German School of Journalism

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German School of Journalism
Logo of the German School of Journalism
purpose Journalism training
Chair: Volker Herres
Establishment date: 1949, as a club in 1959
Seat : Munich

The German School of Journalism (DJS) is a journalism school in Munich that is independent of publishers and other media companies .


The DJS trains editors , it pays no training remuneration and does not charge any school fees. The sponsors are 54 institutions, including the Bavarian Association of Journalists , the German Association of Journalists , the German Union of Journalists , the Association of Bavarian Newspaper Publishers, the Bavarian State Center for New Media , several political parties as well as various large publishers and television stations. The school also receives funds from the Press and Information Office of the Federal Government , the Free State of Bavaria and the City of Munich . The Ludwig Maximilians University of Munich pays part of the costs for the practical training of the student classes .


The Werner Friedmann Institute was founded in Munich on April 29, 1949 by Werner Friedmann , then editor-in-chief of the Süddeutsche Zeitung and publisher of the Abendzeitung . Friedmann modeled the school on the Graduate School of Journalism at Columbia University in New York City , which he attended during a six-week trip to the USA. He did not want to have journalism taught by academics in lecture halls, but by seasoned journalists in "teaching offices". At this point in time, the journalistic preparatory courses were already in existence in Munich under the direction of Otto Groth , who from 1946 onwards, with the help of a number of older journalists from the time of the Weimar Republic and the express support of the US occupying power, was able to solve the urgent problem of young talent in post-war German journalism helped.

The DJS was founded on September 17, 1959 as a registered and non-profit association. From that time until 2012, the school was housed at Altheimer Eck 3 in Munich; the new location since April 2012 is the SV high-rise of the Süddeutscher Verlag . The DJS emerged from the first school for journalistic practice in the Federal Republic, the Werner Friedmann Institute.

The DJS is still based today on Friedmann's goals, ideas and methods. The then head of the institute, Rolf Meyer, became the first head of the DJS in 1959. On November 3, 1961 , the 15 participants in the DJS's first teaching editorial team began their training. Jürgen Frohner was the headmaster from 1971 , and then from 1994 for the first time a woman, Mercedes Riederer . Ulrich Brenner headed the school from 2002, Jörg Sadrozinski from 2011 to 2017 . In July 2017 a woman took over the management of the school again: Henriette Löwisch .

The DJS is a founding member of the MedienCampus Bayern , the umbrella organization for media education and training in Bavaria.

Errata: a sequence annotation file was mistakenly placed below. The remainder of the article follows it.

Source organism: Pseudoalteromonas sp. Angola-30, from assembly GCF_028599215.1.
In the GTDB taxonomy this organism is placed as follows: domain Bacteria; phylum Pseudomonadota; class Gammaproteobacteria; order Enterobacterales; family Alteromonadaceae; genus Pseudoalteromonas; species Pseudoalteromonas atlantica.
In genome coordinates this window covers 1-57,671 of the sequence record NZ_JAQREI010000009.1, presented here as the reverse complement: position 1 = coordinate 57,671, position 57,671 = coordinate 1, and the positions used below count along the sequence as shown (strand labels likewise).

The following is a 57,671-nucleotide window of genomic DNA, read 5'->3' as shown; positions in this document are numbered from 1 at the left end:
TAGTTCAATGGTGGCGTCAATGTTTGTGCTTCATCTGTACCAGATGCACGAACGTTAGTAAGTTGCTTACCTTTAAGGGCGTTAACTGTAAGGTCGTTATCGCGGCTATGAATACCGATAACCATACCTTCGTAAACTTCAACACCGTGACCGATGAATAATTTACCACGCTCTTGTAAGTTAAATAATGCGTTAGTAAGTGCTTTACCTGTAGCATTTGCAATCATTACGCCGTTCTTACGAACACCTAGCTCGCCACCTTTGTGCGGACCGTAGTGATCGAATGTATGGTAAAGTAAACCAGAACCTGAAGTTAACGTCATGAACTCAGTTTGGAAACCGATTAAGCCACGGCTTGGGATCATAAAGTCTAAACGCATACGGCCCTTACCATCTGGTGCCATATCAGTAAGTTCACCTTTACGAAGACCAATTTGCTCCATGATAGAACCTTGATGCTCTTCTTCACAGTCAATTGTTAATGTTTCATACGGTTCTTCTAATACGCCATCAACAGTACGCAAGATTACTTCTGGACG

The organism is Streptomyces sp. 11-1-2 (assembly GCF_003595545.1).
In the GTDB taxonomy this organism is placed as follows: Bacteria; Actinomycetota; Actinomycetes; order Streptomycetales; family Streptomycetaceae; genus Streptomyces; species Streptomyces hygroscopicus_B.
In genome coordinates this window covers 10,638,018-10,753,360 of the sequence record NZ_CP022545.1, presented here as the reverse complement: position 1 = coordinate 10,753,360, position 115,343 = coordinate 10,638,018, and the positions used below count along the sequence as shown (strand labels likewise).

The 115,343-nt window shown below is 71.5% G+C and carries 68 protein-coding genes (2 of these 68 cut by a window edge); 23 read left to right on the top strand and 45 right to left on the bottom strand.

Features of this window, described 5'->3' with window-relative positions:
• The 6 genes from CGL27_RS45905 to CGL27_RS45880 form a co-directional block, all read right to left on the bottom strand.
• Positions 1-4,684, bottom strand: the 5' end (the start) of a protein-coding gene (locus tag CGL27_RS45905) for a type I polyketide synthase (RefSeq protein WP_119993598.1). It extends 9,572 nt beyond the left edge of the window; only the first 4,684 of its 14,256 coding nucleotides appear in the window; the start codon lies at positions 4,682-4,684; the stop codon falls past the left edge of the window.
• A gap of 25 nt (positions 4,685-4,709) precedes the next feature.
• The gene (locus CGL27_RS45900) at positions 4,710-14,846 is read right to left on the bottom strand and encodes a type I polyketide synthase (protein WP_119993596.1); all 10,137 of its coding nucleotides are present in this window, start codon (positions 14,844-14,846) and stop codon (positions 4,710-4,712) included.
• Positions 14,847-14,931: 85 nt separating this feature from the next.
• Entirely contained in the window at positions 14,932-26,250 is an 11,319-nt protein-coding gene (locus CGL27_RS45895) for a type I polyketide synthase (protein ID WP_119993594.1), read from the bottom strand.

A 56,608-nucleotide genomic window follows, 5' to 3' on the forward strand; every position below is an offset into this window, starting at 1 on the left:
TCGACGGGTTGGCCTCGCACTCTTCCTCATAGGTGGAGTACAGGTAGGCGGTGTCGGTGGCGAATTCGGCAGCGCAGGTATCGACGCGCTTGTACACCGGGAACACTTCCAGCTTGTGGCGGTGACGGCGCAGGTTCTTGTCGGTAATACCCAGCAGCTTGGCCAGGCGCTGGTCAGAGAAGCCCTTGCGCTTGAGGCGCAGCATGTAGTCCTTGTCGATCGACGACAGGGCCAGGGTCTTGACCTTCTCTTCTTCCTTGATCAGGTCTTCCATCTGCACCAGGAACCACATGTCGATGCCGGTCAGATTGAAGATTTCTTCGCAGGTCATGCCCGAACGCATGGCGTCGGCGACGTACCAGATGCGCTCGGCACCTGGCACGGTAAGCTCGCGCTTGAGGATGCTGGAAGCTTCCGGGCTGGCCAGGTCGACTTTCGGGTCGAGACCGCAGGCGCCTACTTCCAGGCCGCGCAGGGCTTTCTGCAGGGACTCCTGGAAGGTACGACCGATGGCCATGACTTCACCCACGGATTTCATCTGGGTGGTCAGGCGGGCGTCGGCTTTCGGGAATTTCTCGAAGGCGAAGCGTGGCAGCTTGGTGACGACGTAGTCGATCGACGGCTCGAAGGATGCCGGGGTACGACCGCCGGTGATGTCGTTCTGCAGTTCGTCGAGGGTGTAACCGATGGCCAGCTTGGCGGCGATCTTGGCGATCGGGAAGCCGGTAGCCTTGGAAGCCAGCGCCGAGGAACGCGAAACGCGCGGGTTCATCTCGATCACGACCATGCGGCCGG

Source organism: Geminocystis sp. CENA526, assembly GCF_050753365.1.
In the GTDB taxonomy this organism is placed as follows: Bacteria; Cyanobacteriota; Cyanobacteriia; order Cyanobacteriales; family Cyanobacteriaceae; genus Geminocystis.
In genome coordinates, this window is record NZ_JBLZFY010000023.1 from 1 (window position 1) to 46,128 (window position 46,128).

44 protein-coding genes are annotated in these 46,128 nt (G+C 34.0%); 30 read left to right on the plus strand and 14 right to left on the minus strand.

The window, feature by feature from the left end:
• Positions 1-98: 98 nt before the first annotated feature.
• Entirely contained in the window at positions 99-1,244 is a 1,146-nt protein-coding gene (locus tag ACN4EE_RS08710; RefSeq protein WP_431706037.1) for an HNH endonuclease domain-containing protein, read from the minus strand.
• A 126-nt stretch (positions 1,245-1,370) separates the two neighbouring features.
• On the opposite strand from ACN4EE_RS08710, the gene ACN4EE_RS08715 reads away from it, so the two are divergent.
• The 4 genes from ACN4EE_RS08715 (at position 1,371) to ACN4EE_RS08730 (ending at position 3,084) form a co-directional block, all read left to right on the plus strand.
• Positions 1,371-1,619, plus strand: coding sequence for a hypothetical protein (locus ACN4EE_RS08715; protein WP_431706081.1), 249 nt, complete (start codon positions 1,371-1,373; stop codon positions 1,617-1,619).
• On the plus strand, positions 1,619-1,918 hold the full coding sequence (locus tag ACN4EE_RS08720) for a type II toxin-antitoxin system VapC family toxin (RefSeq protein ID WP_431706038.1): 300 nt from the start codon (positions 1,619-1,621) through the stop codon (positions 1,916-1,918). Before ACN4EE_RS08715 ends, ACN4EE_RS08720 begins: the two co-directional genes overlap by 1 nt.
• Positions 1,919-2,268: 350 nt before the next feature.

Each year the school takes 45 students into the broad training to become print, radio, television and online editors. In a two-stage application process (more than 2,000 interested parties request the application documents each year) first of all reports they have written themselves, 150 applicants are then invited to a two-day application test in Munich. There are two ways of training. You either attend a 15-month compact training course or a four-semester master’s course, which, however, requires a university degree (Bachelor, Magister, Diploma, State Exam).

The compact training consists of several months of training in print, radio, television and cross-media and two three-month internships, the first usually with a daily newspaper or in a daily online editorial office, the second with magazines, radio or television.

In the four-semester master's degree in journalism, the DJS cooperates with the Institute for Communication Studies and Media Research at the Ludwig Maximilians University in Munich . The practical training blocks completed at the DJS and the two compulsory internships are recognized as academic achievements and supplemented by communication and media science seminars, lectures and exercises.

In addition to departmental customers, the timetable also includes various journalistic styles - from news to reportage to commentary. Also, online journalism and cross-media journalism are taught. The lecturers are experienced journalists, among others from the Süddeutsche Zeitung and Bayerischer Rundfunk. The technical equipment at the school corresponds to that in modern newspaper, radio and television editorial offices.

Graduates (selection)


  • Rolf Meyer: German School of Journalism, Munich , 1960 DNB 452241332
  • Rolf Meyer / Heinz Bäuerlein: Practical journalism: a teaching u. Reader , Munich: Süddeutscher Verlag, 1963 DNB 574151427
  • Ten years of the Werner Friedmann Institute, 1959, published by the Werner Friedmann Institute in Munich

Web links

Individual evidence

  1. Otto Altendorfer: The Media System of the Federal Republic of Germany (Volume 1) , VS Verlag für Sozialwissenschaften, Wiesbaden 2001. ISBN 3-531-13435-3 (p. 245ff)
  2. [1]

Coordinates: 48 ° 8 ′ 14.2 "  N , 11 ° 38 ′ 6.1"  E